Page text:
01 December, 2010

HIV/AIDS: the Middle East's challenge

World Aids Day. In 1988, the UN General Assembly stated that the World Health Organization had declared December 1st as the day people, worldwide, take time to remember those who have been lost to this devastating disease, and recommit ourselves to saving as many lives as we can, now and in the future. Where does Yemen and the rest of the Middle East stand in this campaign?

For years now, Middle East Arab nations have not done much, in campaigning against HIV/AIDS; in-fact, most Arab nations have ignored the disease and have bothered little about the pandemic. The Middle East and all Muslim nations and societies, by the sheer discipline of the Islamic way of life, have had one of the lowest infection rates in the world. A study reveals that: with the exceptions of Djibouti, Somalia and Southern Sudan, HIV transmission in the Middle East and North Africa is among the lowest worldwide, according to the region's first large-scale study on HIV and AIDS. But pockets of higher transmission exist in specific populations, including networks and contacts of injecting drug users, men who have sex with men, and female sex workers and their clients.

That low rate of infection is no more: though, compared to the rest of the world, this region has very few people infected with HIV or living with AIDS; in the last decade, according to the UN - the numbers of people becoming infected with HIV has more than doubled; growing from 36,000 new cases in 2001 to 75,000 last year. The annual report from UNAIDS reveals that, while AIDS is declining in its infection rates in hard-hit regions like sub-Saharan Africa and other parts of the world; two regions: the Middle East and Central Asia - both predominantly Muslim, are witnessing growth in the annual number of new infections. Infections by various means; read this report.

Very fortunately for Yemen, for almost a decade now, with international assistance and aid, it has addressed and tackled the challenge that HIV/AIDS poses. It has been one of the first few countries in the region to address the HIV/AIDS within its national development agenda. A National HIV/AIDS Strategy was prepared in a participatory manner and approved by the Government in 2001. Compared to two years ago, Yemen has intensified its campaign against the disease; it has and is intensively and extensively spreading awareness through the populace; it is building more and more centers and making counseling and drugs more easily and freely available in all parts of the country. And that effort is paying; yet, HIV continues to spread. To date, those who have officially registered in the country number about - 3,450 and new cases registered since January this year, number about 260. This might seem very low, but officials state that for every one infected person officially registered, there could be ten more who have not been recorded.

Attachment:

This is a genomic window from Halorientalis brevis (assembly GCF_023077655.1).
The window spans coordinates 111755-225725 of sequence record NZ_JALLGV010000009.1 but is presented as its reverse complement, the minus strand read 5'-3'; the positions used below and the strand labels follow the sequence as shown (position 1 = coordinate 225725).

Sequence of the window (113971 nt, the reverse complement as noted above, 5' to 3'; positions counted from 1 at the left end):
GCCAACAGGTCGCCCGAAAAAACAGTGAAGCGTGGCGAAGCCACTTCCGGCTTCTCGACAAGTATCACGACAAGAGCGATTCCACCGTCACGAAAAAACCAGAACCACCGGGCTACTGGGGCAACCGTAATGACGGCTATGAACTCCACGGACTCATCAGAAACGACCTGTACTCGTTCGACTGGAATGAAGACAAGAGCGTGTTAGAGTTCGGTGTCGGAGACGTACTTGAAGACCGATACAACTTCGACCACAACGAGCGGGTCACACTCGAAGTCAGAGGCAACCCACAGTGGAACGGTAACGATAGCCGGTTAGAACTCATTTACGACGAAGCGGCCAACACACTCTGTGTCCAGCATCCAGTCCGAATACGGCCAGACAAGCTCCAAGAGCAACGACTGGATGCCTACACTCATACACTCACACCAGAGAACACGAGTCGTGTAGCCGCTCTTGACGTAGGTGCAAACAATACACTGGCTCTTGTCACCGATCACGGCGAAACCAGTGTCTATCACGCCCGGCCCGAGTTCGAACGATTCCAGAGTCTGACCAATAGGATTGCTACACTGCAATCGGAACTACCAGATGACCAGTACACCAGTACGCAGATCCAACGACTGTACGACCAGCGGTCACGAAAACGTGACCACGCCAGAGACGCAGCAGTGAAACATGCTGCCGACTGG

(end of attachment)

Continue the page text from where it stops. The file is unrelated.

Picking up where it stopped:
Other countries in the region - due to this fast spread of the pandemic, are now taking note: read this and this. A few years ago - just 3-5 ago, go to most Arab countries and mention HIV, very few people had even heard of it; even clinics and hospitals, especially those in the Arabian Peninsular - except in Yemen - would try to avoid handling AIDS cases or even care about it. Not any more: tentative steps have been taken or are now being taken by all countries in the region to face up to the challenge. AIDS is unlike any other disease affliction: it starts very slowly; unnoticed. Then slowly creeps, spreading its tentacles; the more people get infected, the more it gains pace and the faster it spreads. And unlike any other very dangerous disease, it has this very discomforting factor of mainly spreading through one of the most private and to many of us, sacred, zone of our lives: sex. And then, as it gains pace and speed - like a drop in a basin of water, that one drop causes a ripple that spreads all around. That 'drop' of HIV in our societies and nations here, are still very few and have not caused strong ripples; yet; but if unchecked, if strong, concerted efforts are not made, in another decade, who knows: each of us living, here, in this region; could be affected. Either by being infected or by having a relative or a friend or some one you know having HIV. We do not have any other option but one: we have to commit ourselves to saving as many lives as we can, now and in the future.

*Above is the International AIDS Conference logo for this year which was held in Vienna, Austria.